Q: The very last question I’ll ask is, if there was another significant second wave, that would obviously lead to we’d have to go back to another lockdown situation or something.

PAUL BIDDINGER: Yes, I think, you know, I think it would be a modified version, I think, of what we’ve been through. As I mentioned, we’re learning an awful lot of lessons on the health care side. I think for second waves, we won’t hopefully have to shut down the health care system quite as extensively as we did the first time. I think the same will ultimately be true at the business and societal level. I think there’s going to be an awful lot of continued study very quickly to try and identify which public health measures were the most effective and really make sure that we prioritize and sustain those.

And then when there are other ways to reopen, when we realized how we can operate businesses or how we can operate other parts of society more safely, that we can can support them and not have to shut down to the same degree. So it’s my hope that in future waves, even if we do have to reintroduce some of the measures that we’ve had in the last several months, they won’t be quite as blanket across all of society. We’ll have figured out which are the ones that really work best.

Q: Thank you.

MODERATOR: Next question.

Q: Alright, this is my last question. What is the latest on the extent to which infection control measures in hospitals, in particular the universal masking, stemmed infection? And I think it’s key, like, to what extent can that be extrapolated to the public going back out again? Like, how safe can people feel because they’re wearing masks at this point?

PAUL BIDDINGER: Yeah, I think there are lots of people right now trying to work on quantifying that. I think as everyone is aware, it used to be the dogma of infection control that wearing masks in public didn’t really change disease transmission. But that was for diseases pre-COVID and now the phrase that is being used is universal source control, which means that we all wear masks to protect each other. And I think there’s still a lot of popular misconception that masks are primarily to protect ourselves. And they probably do offer a degree of protection, but it’s mostly that we wear masks so that if any one of us is infected, we don’t infect others are around us. It decreases where the droplets go.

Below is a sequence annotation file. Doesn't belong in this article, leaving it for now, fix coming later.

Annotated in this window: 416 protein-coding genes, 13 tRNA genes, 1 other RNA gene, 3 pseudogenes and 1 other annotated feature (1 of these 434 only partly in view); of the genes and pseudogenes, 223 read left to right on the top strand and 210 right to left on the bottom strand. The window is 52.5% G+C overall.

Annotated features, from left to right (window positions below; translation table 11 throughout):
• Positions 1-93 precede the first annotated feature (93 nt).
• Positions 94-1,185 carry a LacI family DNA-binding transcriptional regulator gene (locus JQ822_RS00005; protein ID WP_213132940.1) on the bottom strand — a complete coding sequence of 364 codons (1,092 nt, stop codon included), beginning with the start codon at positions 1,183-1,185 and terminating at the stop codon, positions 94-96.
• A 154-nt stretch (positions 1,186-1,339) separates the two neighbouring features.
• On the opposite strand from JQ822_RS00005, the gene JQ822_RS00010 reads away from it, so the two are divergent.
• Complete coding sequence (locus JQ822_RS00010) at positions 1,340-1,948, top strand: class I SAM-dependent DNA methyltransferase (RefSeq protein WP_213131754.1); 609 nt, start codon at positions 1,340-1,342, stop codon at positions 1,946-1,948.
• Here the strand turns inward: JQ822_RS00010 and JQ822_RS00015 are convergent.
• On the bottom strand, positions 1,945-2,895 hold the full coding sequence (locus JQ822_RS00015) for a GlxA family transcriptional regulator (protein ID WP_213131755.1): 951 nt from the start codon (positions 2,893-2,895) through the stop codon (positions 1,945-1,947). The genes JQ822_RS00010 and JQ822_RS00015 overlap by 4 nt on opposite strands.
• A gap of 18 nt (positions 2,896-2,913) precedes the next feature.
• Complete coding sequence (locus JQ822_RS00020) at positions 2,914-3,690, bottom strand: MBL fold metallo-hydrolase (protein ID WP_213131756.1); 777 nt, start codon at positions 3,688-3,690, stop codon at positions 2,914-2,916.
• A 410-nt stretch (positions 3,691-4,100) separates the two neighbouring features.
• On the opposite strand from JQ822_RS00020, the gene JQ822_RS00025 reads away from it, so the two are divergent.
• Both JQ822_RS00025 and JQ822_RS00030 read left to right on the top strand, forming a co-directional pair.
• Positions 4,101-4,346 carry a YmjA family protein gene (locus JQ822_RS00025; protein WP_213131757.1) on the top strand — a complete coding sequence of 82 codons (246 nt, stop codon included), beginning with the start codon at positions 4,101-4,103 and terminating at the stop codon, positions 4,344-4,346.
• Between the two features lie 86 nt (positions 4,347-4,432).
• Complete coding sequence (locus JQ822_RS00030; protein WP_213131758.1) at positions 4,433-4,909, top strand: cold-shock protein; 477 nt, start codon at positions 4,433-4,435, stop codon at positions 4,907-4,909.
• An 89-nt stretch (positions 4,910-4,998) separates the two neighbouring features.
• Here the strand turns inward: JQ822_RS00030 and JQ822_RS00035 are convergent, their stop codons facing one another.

And so part of it is that it really has to be a community, a societal effort. We have to all buy into this and do this together if we’re going to protect each other. We’re definitely trying to figure out exactly the degree to which masking decreases transmission, but the early signals definitely suggest it helps. Secondly, we really need to figure out what kind of masking is helpful. Right now, the guidance is that non-medical people where some degree of face covering, but not necessarily a surgical mask or a medical mask. And that’s, of course, meant to preserve availability supply for the health care setting. There is some study of which face coverings are more effective than others. And unfortunately, a cloth or improvised face masks are not as effective as medical masks. But I think we’re going to learn an awful lot about what is an effective face mask that hopefully will be built into products made for the public, and some recommendations about how, again, as a community, we can decrease disease transmission.

Q: And in Mass General Brigham, are there any latest numbers about it?

PAUL BIDDINGER:  I don’t. I’m sorry. I don’t, yeah, I don’t have numbers that I can share, but we’re definitely trying to look at it and see what see with the numbers and the trends show.

Q: Okay, thank you.

MODERATOR: So I think if there are no other questions, then I go ahead and wrap up the call. Dr. Biddinger, do you have any final thoughts you’d like to say?

PAUL BIDDINGER: I think, you know, it is important to appreciate how many lives have been severely disrupted by COVID and how significant those stories are. But there’s a lot of good that can come out of this, hopefully in the health care system. I honestly think COVID, as tragic as it has been for multiple communities, has also shown a spotlight on health inequality and our need to do better for many communities among us. And so, you know, one way that we can build and improve from what we’ve been through in COVID, it is to recognize those inequalities and to really put special focused effort into remedying them. So there is good that can come out of tragedy. And I hope both in society and the way the health care system works, but also the way we treat one another with access to health care, there’s opportunity. So hopefully a potential positive outlook here as well.

This concludes the May 26 press conference.

Michael Mina, assistant professor of epidemiology (May 22, 2020)

Sarah Fortune, the John LaPorte Given Professor of Immunology and Infectious Diseases and chair of the Department of Immunology and Infectious Diseases (May 21, 2020)

Howard Koh, Harvey V. Fineberg Professor of the Practice of Public Health Leadership (May 20, 2020)